Oct 11, '06Occupation: PICU staff RN Specialty: 7 year(s) of experience in pediatric critical care ; From: US ; Joined: Apr '05; Posts: 306; Likes: 934Quote from jabber964[font="century gothic"]never happens again?!?! i must do that at least 2-3 times a month!anyone have any funny nursing school stories from their past?
i had to change an iv bag and went in with my instructor to do so. my instructor always made me nervous but i was determined to remain confident and do the task....it wasnt difficult. she proceeded to ask me what was in the bag and i told her normal saline. she told me "ok, go ahead" and stood back to watch. i proceeded to pull out the line to put it into the new bag, but didn't take it off the iv pole before doing so. i received a saline bath with the remaining fluid that was in the bag. my instructor ran to get a towel and we cleaned up the wet floor. she then asked me to step outside the room. i thought i was going to hear it. what i heard was her laughing and telling me that i had to laugh sometimes and "everyohne has a saline bath once and then it never happens again." i still don't believe her but its funny looking back now.
Oct 12, '06Occupation: Clinical Nurse Specialist Specialty: 18 year(s) of experience in Pedatrics, Child Protection ; From: CA ; Joined: Sep '06; Posts: 224; Likes: 199In my second year of nursing school one of my fellow students made this blooper:
In our post-conference discussion, she was to present her patient. Diagnosis, treatments, medications, nursing diagnosis....the whole thing. She started out with the diagnosis: endometriosis. She went on to describe what she had done for this patient today...pretty much reading us the kardex and MAR. None of it was making much sense, so the instructor asked her to explain the diagnosis. Her response......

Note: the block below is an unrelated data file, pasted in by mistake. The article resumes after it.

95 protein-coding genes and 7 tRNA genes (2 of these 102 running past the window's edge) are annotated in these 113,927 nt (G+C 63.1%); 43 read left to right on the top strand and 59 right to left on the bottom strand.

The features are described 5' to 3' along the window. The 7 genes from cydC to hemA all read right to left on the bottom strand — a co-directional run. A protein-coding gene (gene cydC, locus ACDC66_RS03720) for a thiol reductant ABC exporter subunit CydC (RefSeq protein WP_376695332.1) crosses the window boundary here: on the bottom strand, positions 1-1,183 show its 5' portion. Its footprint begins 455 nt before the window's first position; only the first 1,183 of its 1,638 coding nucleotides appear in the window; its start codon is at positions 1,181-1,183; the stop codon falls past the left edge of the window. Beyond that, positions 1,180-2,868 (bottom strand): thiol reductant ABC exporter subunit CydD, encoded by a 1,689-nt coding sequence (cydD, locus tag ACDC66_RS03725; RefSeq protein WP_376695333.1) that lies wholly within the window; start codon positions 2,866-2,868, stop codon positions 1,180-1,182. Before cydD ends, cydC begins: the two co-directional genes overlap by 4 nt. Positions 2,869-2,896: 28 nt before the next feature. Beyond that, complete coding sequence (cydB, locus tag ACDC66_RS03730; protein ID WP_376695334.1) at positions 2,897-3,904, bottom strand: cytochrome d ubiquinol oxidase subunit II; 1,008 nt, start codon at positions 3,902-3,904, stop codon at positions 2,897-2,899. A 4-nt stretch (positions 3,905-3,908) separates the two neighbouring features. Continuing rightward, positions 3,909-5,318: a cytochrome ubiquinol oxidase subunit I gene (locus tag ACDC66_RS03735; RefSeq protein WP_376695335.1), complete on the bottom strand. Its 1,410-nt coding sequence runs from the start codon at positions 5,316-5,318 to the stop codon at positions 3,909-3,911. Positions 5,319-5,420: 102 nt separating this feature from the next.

I dunno, but it has something to do with the brain.
Needless to say, we didn't see her in class the next semester.
Nov 4, '06Occupation: LPN Specialty: 5 year(s) of experience in Med/Surg, Postpartum ; Joined: May '06; Posts: 45; Likes: 17As a PN student, we were required to pass a pharmacology test with a score of 100 percent within the first week in order to stay in the practical nurse program. My friend failed because she answered one of the questions:72 pills.
When I asked my friend "Did you really think you would be giving a patient 72 pills at one time?" she said "I thought I was going to give the patient a bottle of pills."
She later became a teacher(not math teacher).
Nov 4, '06Occupation: Med Surg/Telemetry Specialty: Telemetry/Med Surg ; Joined: Jan '03; Posts: 8,773; Likes: 1,503Quote from beachmomThose darn catheters do have a tendency to flip around though.Catheters sure seem to cause a lot of bloopers. Here's one on my friend. She was taking out a catheter in front of our most intimidating instructor. As it came out, she accidentally flicked the instructor in the face with the slimy end of the catheter. He was not pleased!